Michigan Design
Designer Spotlight
SEARCH OUR SITE:
CLASSIC ENVIRONMENTS: Kevin Serba of Serba Interiors

Kevin SerbaFor more than 25 years, Kevin Serba of Serba Interiors has been creating clean and timeless interiors by collecting antiques, art, furniture and unique accessories.

What drew you to design as a career?
While I was growing up, my family owned a flower business. In high school, I worked in window display design. When I went away to college I started in hotel management, but after about a year, I knew I wanted to study design.

After graduation I bought my family’s flower business and turned it into a floral and design company in Grosse Pointe. After a 16 year stint with another design firm, I founded Serba Interiors. I love working with people so interior design is a great job for me.

Serba Interiors
Belgian factory windows converted to mirrors are a great architectural element in this space. A collection of furniture, art and antiques creates interest.
Serba Interiors
Hand planed wood floors and counter top combined with crisp white cabinetry and marble provide an inviting work space.
How would you describe your design philosophy?
I believe in classic design, and clean lines. I’m attracted to objects that are not too trendy, and those that will withstand the test of time. Comfort is really important to me and my design aesthetic. The colors I use come from a palette that is easy on the eye – calming neutrals.

What serves as your inspiration?
Details inspire me. Finding and paying attention to small elements will always translate into tremendous larger projects.

Travel and nature also inspire me. We travel to Europe at least once a year. I find Italy, France, and Prague particularly interesting from a design standpoint. As a family we take a yearly trip to visit our National Parks. A few years ago we stayed on a remote island in Maine.

Is there a particular design process you use with clients?
By working closely on projects with clients I try to understand the way they live and how they function day-to-day.

The initial meeting is to understand how they live, and to get a feel for their lifestyle – whether that is formal, casual, or somewhere in the middle. Then I try to determine what they really want out of an interior. Some clients are more concerned with entertaining, others, with how their family will function in the new space. I have a number of single clients who simply use their homes and interiors for their own enjoyment, and art is really important to them. That is something I love – collecting unusual art and antiques, then mixing them with more contemporary objects. I think it’s a great look. Many of those antiques come from my trips to the LA Market, Atlanta, North Carolina, and New York.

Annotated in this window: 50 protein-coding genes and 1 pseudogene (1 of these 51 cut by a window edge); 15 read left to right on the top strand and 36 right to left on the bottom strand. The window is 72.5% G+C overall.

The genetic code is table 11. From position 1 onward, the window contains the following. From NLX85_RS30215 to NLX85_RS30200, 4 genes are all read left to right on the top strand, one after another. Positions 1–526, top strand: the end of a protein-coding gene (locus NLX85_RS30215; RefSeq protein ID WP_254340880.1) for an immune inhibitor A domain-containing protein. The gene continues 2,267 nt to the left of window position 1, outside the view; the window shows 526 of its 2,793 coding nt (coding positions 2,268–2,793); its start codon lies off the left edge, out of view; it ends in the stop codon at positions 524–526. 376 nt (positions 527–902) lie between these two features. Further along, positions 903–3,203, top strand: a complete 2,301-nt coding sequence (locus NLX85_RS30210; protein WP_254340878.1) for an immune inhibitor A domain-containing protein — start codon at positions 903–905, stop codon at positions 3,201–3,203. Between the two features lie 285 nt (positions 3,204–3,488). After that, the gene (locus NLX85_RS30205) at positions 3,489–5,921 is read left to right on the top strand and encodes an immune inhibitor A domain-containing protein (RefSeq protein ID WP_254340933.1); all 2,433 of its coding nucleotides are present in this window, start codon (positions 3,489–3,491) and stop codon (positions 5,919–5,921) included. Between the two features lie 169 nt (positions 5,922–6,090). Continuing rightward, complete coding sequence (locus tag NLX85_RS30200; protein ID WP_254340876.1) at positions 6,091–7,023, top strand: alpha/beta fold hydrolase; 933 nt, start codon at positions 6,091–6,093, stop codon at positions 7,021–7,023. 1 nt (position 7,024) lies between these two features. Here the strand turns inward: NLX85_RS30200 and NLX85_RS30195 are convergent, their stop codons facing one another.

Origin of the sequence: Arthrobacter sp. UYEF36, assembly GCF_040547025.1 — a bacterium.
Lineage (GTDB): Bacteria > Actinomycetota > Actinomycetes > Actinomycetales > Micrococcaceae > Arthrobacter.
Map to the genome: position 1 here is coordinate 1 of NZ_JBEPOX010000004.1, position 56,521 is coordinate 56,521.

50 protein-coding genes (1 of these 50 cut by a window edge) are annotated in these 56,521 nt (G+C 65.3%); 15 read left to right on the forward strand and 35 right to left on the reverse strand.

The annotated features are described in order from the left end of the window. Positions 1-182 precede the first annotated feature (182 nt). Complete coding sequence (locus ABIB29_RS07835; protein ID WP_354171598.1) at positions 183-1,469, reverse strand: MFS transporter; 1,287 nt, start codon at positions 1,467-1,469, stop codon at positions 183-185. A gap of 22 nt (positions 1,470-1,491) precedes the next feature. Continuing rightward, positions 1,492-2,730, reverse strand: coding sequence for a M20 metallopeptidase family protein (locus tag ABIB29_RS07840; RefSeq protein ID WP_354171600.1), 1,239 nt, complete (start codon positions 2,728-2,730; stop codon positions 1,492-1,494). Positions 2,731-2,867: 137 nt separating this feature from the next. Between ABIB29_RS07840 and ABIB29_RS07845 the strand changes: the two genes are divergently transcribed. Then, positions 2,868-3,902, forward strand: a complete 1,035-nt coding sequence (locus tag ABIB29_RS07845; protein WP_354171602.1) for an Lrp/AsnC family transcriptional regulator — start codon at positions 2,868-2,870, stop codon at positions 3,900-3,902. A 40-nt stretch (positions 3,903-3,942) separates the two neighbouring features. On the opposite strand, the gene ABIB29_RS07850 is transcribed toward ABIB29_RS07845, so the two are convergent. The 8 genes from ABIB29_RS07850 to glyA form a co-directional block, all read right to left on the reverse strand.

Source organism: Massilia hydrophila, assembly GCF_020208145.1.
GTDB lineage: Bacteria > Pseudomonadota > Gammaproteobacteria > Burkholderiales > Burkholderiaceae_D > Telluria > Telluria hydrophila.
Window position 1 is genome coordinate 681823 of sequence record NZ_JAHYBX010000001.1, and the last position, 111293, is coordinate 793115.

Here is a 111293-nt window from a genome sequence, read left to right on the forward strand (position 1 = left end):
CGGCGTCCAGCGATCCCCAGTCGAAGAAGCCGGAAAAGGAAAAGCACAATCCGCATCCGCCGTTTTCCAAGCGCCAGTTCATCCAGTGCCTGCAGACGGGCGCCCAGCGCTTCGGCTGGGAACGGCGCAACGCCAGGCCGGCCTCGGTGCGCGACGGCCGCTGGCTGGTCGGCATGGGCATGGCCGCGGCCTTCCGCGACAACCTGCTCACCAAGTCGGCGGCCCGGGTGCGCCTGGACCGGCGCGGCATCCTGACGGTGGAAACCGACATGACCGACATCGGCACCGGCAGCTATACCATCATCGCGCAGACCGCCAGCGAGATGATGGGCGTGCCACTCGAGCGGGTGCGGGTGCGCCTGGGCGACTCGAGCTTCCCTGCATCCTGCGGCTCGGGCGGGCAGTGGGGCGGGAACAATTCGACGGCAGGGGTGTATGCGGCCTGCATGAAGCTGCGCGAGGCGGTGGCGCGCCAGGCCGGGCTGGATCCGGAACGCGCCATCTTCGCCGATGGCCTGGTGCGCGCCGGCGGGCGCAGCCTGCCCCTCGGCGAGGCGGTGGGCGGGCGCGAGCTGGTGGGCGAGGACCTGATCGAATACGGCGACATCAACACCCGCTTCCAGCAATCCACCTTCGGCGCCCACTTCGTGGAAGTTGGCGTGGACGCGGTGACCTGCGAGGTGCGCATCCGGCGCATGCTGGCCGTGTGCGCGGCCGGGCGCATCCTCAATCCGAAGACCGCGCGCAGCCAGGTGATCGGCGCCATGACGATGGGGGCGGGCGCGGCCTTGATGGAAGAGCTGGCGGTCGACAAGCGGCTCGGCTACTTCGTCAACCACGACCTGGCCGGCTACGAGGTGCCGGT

Are you working on a project that is particularly exciting?
I just finished a project in La Jolla, California. It was challenging working on a home in California, but I had a lot of fun. The travel and the change of scenery are always great, but the time change makes communication with the builders a little difficult and the long travel days were hard. But it’s fun meeting and getting to know new trades people, and finding exciting new sources. Next, I’m working on a home in Palm Desert, California. Distance jobs are fun because I get to look at things from a different prospective than my projects in Michigan. Ninety percent of my jobs are in the state of Michigan, and my client’s second homes typically make up the out-of-state portion.

Read more about Kevin Serba and his great advice on collecting antique furniture and accessories in Time & Place from the inaugural issue of Michigan Design Center @home by clicking here.

Serba Interiors This custom Florida waterfront home utilizes museum white walls, floors and ceilings to highlight the bold art collection.

To see more of interior designer Kevin Serba’s work, click here.

PRESS ROOM  |  STUDENTS |  HOST AN EVENT AT MDC  |  LEASING INFORMATION  |  TERMS & CONDITIONS  |  PRIVACY POLICY

SHORT-TERM PRODUCT RENTALS FOR TELEVISION & FILM

 |    |    |    |  

© 2009-2014 Michigan Design Center. All rights reserved.